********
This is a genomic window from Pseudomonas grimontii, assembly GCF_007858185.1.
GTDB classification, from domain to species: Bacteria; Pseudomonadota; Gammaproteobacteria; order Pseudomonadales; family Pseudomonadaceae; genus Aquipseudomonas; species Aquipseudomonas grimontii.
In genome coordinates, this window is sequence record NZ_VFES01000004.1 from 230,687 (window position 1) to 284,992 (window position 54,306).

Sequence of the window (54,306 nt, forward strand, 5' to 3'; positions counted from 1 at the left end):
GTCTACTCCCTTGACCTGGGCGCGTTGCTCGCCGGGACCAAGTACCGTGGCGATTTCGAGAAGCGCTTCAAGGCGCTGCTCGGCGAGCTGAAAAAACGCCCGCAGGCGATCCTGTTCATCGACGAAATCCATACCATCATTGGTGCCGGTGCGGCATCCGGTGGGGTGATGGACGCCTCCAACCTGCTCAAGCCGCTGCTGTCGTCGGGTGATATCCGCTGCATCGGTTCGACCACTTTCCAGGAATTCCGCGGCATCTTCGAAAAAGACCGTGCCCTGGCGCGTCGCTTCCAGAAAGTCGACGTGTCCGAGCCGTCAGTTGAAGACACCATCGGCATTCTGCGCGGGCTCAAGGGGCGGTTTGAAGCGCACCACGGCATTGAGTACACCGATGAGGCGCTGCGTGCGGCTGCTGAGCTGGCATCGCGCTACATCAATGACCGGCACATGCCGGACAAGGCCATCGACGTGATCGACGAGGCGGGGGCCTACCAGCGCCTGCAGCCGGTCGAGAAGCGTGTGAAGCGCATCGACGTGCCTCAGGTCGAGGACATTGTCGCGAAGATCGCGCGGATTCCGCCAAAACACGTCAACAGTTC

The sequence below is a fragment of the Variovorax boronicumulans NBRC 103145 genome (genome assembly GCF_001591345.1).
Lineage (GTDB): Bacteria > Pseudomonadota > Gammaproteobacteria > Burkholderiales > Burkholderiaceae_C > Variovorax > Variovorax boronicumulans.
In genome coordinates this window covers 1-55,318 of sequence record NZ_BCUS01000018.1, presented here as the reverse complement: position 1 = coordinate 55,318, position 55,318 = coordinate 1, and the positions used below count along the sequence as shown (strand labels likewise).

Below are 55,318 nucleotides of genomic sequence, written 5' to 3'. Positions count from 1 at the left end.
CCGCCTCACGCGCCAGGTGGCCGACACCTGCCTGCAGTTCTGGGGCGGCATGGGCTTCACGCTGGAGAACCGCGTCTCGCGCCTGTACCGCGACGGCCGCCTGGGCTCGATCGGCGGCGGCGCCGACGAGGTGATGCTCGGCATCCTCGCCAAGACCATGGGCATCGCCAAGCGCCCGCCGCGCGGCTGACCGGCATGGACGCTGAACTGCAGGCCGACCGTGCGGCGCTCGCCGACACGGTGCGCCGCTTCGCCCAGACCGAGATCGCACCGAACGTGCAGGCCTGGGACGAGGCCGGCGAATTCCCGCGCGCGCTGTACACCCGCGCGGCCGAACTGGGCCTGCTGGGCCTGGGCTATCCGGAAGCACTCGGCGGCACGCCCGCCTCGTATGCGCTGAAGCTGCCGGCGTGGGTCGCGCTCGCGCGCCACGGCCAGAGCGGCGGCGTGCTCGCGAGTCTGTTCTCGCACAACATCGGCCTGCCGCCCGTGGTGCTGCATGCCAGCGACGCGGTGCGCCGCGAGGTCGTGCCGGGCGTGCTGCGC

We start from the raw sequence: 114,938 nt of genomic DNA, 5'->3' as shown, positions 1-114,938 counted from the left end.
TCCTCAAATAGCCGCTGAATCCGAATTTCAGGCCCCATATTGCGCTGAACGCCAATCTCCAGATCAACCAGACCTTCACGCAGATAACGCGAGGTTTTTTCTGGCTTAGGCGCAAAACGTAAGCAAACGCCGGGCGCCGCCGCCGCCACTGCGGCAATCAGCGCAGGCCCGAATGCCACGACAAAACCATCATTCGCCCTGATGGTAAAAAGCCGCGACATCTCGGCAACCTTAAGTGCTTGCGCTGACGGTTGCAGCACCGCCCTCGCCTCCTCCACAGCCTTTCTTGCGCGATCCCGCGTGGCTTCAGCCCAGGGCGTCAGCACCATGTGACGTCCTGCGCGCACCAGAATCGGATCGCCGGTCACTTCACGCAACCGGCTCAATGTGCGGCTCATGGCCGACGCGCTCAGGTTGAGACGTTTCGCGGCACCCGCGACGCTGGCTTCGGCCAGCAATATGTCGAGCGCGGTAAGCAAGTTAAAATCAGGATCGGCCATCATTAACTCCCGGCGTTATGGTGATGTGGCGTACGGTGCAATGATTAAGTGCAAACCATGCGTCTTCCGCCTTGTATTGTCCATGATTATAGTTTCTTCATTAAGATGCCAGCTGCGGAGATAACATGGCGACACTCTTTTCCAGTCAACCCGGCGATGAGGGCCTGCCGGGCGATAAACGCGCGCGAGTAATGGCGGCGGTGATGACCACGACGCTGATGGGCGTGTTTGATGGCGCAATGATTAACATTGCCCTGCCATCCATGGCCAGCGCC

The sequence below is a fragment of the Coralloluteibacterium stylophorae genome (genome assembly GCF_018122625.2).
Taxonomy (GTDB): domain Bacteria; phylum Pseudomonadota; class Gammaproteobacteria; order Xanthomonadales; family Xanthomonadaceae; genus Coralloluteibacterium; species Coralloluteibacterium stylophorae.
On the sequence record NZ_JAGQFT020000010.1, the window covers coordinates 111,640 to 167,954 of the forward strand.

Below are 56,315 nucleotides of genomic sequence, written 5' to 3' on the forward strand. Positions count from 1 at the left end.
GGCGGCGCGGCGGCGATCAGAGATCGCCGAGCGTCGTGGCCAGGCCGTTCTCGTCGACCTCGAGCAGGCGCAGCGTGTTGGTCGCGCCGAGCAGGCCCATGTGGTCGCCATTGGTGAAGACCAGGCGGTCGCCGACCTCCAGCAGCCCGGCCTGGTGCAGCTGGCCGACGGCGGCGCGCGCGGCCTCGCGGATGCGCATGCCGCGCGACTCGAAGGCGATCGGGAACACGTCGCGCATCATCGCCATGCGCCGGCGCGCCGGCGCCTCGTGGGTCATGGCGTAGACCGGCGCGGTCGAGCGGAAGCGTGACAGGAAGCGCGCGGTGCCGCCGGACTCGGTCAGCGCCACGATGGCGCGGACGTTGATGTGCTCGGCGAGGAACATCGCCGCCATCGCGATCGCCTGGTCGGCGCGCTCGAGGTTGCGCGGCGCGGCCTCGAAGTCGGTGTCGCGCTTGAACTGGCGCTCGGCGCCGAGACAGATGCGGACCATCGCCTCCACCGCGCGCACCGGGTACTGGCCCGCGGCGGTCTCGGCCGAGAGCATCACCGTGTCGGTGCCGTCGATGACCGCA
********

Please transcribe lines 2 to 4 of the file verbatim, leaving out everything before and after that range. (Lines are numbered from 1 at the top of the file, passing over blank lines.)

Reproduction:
GTDB classification, from domain to species: Bacteria; Pseudomonadota; Gammaproteobacteria; order Pseudomonadales; family Pseudomonadaceae; genus Aquipseudomonas; species Aquipseudomonas grimontii.
In genome coordinates, this window is sequence record NZ_VFES01000004.1 from 230,687 (window position 1) to 284,992 (window position 54,306).

Sequence of the window (54,306 nt, forward strand, 5' to 3'; positions counted from 1 at the left end):